It was eighteen years ago in South Korea when we first met Teresa. To our great astonishment, we recently met her again in Evansville, Indiana.
My wife, Barbara and I had been in South Korea, lecturing in a number of cities to a variety of pro-life groups. On this particular night, we had talked at the 7th Army Headquarters near Seoul. After our appearance, our host told us that we must visit Major and Mrs. Ippoliti and see their newly adopted daughter. So we went there. They were very gracious and said we must see their eight month old, Teresa. She was rather small for her stated age, and was just beginning to crawl. It seemed that she might be somewhat developmentally disabled. But as it turned out, her mental and physical state was understandable. This is Teresa’s story:
Her mother had gone for a late-term abortion. The technique used back then was to inject poisonous salt into the bag of waters around the baby. The baby then would breath and swallow this poison and would die. Soon after that, the mother’s body would get the message that her little passenger was dead. She would go into labor and deliver a dead baby. In this case, however, the delivery surprised everyone. For this little girl was born alive.
There was an order of Catholic nuns nearby, Good Shepherd Sisters, who had recently visited this abortion facility and told them that if they ever had a live birth, the good sisters would take the child. That is exactly what happened, and one of the sisters hurried over to claim the little girl. There she was, wrapped in newspapers, but still alive. The Sister took her to a Catholic hospital where she was put in the intensive neonatal care unit. She was not able to suck or swallow properly and had to be suctioned frequently. Failing this she would have developed pneumonia, which would have been fatal. She did well for her three months in the hospital and then was welcomed into a home where foster parents were able to give her the type of care and suctioning that was needed. After she had improved more, Major Victor Ippoliti and his wife, Susan, adopted the little girl.
Back then, we had been fascinated by the little tyke, and deeply admired the Ippoliti’s, the nuns involved, the foster parents and everyone who had worked so hard to save this little girl. But a few days later, we were airborne again, this time to Taiwan, and our attention was diverted elsewhere.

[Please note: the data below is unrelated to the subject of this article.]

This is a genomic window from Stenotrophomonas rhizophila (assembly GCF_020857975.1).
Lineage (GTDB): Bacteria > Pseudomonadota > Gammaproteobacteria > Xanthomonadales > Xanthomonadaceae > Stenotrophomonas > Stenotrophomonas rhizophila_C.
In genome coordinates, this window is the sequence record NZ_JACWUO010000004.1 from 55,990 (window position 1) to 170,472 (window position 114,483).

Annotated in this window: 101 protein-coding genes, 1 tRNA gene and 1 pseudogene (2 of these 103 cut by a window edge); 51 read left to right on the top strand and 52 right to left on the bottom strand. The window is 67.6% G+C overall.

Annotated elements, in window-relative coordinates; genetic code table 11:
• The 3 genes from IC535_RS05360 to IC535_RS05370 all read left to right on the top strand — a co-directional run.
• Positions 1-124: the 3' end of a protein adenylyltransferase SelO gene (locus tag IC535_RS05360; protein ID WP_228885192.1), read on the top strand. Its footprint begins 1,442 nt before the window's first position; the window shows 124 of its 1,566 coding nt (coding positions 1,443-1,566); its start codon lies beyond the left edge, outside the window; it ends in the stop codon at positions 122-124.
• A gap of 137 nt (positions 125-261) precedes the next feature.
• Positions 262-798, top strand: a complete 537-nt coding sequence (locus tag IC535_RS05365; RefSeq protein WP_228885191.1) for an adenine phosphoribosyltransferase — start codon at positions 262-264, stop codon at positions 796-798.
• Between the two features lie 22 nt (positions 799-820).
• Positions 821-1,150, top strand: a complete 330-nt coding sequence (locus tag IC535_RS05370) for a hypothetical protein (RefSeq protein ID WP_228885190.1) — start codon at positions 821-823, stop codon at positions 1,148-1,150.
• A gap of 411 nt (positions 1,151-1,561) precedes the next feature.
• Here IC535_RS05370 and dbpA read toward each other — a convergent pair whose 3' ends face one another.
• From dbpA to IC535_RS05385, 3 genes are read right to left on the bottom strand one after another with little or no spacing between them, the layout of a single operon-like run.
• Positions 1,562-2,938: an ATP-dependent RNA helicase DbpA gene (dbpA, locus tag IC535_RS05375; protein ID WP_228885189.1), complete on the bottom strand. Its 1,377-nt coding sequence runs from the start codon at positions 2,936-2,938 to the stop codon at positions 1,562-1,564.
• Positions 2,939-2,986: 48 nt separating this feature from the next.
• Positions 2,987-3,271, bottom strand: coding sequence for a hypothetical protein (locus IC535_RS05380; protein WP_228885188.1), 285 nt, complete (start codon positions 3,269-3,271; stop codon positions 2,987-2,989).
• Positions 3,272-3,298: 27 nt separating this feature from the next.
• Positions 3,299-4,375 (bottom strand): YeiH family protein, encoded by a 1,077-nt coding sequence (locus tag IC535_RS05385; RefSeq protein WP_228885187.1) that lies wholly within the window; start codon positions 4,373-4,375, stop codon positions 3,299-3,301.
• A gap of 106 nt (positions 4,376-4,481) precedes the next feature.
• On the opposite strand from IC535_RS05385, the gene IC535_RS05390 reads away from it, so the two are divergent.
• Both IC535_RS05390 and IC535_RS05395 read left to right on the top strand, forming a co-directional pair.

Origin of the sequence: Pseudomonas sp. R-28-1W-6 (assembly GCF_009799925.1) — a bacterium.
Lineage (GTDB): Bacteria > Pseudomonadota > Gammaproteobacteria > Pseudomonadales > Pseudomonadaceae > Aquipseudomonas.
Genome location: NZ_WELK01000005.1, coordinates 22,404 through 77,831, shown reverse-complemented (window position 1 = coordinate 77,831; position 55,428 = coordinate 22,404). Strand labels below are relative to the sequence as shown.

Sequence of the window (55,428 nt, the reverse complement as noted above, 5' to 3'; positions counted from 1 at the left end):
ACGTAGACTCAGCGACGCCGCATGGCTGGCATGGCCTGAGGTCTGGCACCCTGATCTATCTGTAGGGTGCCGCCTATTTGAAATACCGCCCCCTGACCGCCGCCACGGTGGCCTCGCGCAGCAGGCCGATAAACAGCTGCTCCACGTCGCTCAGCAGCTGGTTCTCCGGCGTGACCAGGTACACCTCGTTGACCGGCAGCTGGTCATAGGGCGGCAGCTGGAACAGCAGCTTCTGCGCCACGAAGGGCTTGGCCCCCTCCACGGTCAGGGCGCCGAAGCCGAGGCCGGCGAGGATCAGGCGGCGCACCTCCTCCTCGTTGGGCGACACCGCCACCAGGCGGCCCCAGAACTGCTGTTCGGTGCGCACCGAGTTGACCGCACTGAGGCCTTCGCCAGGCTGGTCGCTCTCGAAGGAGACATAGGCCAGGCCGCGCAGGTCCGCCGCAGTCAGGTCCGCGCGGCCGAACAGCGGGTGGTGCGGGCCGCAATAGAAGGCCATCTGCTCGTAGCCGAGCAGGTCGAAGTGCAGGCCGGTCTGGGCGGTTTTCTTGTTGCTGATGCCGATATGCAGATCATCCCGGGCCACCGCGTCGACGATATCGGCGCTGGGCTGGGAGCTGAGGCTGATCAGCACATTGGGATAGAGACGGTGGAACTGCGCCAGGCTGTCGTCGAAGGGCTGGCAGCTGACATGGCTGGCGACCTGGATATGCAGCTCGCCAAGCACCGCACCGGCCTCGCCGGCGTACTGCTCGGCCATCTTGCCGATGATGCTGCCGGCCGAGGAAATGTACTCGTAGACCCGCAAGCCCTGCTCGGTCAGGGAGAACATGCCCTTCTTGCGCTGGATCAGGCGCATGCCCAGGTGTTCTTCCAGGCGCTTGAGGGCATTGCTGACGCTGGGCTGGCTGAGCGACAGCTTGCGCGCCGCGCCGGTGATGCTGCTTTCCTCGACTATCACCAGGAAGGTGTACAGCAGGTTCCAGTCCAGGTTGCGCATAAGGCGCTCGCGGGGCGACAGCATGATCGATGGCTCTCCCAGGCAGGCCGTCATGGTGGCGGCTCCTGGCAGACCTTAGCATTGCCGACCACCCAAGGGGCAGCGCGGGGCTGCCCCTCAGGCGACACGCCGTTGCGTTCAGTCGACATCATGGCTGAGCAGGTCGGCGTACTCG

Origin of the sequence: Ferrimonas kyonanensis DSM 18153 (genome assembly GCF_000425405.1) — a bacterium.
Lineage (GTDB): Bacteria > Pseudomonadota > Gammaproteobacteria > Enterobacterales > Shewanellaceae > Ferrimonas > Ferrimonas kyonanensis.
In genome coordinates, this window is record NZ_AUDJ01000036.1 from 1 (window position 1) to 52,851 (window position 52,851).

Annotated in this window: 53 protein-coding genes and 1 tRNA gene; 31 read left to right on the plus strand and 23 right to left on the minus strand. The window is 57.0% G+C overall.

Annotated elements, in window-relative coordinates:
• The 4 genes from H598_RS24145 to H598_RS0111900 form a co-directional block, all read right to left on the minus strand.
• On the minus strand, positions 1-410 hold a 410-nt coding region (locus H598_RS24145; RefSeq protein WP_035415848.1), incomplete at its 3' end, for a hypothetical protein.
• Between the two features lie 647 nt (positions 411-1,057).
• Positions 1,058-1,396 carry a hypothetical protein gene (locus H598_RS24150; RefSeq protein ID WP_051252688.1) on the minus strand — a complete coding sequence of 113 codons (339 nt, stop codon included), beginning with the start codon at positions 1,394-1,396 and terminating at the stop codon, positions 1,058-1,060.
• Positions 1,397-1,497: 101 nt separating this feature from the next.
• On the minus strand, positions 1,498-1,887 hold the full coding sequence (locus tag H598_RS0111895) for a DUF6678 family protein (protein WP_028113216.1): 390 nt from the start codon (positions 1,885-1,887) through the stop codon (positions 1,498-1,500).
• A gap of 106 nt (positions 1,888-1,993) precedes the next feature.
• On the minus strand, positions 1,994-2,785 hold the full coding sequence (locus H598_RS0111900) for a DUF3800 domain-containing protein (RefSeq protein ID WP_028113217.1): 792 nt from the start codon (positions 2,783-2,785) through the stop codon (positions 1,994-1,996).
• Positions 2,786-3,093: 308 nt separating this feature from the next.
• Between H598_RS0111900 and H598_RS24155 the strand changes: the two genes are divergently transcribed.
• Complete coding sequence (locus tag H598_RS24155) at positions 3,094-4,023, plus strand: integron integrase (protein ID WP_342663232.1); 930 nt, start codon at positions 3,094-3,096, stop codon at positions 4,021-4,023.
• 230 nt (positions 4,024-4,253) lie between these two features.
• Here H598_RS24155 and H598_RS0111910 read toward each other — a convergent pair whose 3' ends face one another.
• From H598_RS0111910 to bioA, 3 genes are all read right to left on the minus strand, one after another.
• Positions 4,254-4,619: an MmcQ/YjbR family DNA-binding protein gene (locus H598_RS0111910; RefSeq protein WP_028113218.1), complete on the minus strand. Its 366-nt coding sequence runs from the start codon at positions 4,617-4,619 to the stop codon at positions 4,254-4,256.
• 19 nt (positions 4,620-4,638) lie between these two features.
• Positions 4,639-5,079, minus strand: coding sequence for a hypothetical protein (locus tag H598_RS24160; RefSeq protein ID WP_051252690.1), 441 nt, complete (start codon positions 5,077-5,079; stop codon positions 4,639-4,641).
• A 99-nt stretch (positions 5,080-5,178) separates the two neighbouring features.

It is now eighteen years later. Barbara and I had just finished a stimulating meeting in Evansville, Indiana. Our host came over to us and said, “Before you go, I want you to meet a gentleman with his adopted daughter.” He was a middle-aged gentleman and nestled under his arm was a shy Asian girl. He introduced himself as Victor Ippoliti, which did not ring a bell. He then explained that we had met eighteen years ago at the 7th Army Headquarters when we had visited his home. Did we remember the little girl that they had adopted? Here she is. My dear Barbara about jumped out of her skin. She spread her arms, looked at the girl, and said, “Are you Teresa?” And Teresa demurely nodded and said, “Yes.” Barb gave her a big hug. Then the two of us stepped back and looked at her and her adoptive father. Of course, we wanted to know the details to fill in that time gap. Victor is now a practicing attorney and they live in the vicinity of Evansville, Indiana. Teresa is a high school sophomore.
Needless to say, we were totally delighted and spent the next half-hour catching up on eighteen years. Who would have imagined, half a world away, and eighteen years later, that our paths would cross again!
Note that Brad Mattes, my colleague, will be interviewing the Ippoliti family for our weekly half-hour television program to be aired next season on Facing Life Head-On.